It is important to understand that traditional violin making is hardly evolutionary. It is bound by rules and dimensions that have shaped the craft for centuries. Luthiers start from existing measurements to design their new instruments. There is almost no room for improvement, and innovations are rare and sometimes unwelcome. Luthiers often reproduce violin models using the dimensions of old instruments. These are very often Italian models made between the 17th and 18th centuries. Reproduction is not simply a matter of copying dimensions; it is also necessary to visualise and imagine the conditions in which the instrument was made. It cannot be said that luthiers restrict themselves to copying. They always try to improve their workmanship by experimenting with wood sources, for example. Here is a video of the traditional work of Croatian luthier Ivan Hus, taken from a documentary made in 1968.
Professionals know that music is the product of the interaction of several elements: the violinist who plays the instrument, the bow he or she uses to make the instrument sound, the acoustics of the venue, etc. The interpretation of the sound produced by an instrument is subjective, it depends on each individual. But if you are a violinist, a luthier, or a violin expert, you can tell if a violin has a beautiful sound or if it has nothing out of the ordinary. As with any musical instrument, a violin that sounds bad is worth less than a violin that sounds good.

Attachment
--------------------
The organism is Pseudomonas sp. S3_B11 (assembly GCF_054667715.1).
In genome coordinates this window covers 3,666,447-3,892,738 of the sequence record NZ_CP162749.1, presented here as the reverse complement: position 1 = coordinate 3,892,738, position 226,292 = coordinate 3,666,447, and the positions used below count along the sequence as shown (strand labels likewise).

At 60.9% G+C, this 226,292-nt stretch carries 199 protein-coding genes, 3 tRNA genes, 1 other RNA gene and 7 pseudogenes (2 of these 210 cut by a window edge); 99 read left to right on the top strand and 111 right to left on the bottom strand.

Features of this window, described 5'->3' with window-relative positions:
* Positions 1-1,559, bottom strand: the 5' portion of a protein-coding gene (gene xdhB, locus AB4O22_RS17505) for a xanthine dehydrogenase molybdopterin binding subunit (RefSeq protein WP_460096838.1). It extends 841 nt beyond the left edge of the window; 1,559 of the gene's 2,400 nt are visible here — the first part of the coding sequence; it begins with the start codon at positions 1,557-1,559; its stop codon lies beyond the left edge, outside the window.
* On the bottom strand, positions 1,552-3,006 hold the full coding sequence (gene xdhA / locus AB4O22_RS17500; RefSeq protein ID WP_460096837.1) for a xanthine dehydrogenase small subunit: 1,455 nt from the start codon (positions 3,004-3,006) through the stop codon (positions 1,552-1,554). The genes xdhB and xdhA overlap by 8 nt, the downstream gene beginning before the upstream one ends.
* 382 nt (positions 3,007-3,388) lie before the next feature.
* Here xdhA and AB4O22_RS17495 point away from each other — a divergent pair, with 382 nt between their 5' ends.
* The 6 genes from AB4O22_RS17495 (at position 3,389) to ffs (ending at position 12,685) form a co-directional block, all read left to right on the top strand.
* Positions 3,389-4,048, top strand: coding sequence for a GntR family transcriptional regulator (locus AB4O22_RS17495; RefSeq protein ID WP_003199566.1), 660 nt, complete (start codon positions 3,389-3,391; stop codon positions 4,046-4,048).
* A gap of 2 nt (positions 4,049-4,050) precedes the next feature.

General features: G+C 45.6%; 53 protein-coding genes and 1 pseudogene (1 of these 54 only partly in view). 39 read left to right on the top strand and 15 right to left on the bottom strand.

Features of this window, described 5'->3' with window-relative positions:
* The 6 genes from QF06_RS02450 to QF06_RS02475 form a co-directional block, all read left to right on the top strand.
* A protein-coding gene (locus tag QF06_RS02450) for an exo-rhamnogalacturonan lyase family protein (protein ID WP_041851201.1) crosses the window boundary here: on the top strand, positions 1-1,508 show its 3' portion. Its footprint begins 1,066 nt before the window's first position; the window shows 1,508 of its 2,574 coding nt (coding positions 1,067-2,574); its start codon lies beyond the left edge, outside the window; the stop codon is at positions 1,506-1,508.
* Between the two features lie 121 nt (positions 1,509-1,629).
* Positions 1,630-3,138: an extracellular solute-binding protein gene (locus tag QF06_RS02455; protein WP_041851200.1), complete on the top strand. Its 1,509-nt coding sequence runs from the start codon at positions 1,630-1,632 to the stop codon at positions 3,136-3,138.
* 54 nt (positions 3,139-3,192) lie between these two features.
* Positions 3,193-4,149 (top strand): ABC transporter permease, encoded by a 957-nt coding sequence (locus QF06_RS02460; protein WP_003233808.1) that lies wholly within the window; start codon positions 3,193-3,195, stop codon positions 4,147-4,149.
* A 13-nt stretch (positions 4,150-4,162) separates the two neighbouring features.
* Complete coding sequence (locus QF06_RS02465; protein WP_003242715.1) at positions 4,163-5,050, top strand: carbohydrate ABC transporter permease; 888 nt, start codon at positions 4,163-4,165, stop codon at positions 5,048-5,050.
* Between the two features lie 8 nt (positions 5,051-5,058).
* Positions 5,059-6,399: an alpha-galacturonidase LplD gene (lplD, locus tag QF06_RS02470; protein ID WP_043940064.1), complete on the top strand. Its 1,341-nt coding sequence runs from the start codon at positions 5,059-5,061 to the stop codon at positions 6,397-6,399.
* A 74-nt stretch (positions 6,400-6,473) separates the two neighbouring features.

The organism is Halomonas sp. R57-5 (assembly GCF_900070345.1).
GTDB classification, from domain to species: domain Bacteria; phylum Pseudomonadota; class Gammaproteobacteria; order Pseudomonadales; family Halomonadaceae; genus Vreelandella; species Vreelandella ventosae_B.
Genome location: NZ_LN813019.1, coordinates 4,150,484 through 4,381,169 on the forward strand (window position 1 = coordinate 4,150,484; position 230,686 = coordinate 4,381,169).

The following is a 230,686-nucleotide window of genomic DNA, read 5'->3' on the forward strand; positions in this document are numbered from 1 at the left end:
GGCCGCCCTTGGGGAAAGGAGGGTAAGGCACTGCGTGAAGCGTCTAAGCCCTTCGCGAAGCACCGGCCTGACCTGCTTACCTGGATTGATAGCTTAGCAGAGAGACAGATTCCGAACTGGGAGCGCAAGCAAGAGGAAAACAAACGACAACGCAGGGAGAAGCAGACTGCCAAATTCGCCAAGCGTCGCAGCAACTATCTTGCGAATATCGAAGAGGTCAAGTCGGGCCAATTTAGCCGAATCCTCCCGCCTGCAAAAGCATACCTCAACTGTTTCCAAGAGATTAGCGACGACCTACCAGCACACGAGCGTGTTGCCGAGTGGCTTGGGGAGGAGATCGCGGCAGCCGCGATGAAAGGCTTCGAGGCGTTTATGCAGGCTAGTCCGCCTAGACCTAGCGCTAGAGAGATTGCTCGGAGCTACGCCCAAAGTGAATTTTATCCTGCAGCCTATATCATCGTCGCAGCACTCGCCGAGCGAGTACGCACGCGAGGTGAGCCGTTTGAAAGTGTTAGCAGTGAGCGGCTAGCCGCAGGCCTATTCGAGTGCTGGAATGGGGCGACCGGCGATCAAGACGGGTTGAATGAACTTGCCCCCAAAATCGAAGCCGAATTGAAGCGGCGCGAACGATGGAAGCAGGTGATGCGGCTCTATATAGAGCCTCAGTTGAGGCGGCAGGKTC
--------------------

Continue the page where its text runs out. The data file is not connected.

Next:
Violins that are known for their good craftsmanship and sound will sell more easily on the market. This is not to say that any other violin has no value. It is simply that it will be worth less. Some instruments made by great luthiers are sold purely for their technical and visual beauty, not for their sound. In such cases, they end up in the hands of collectors, not musicians.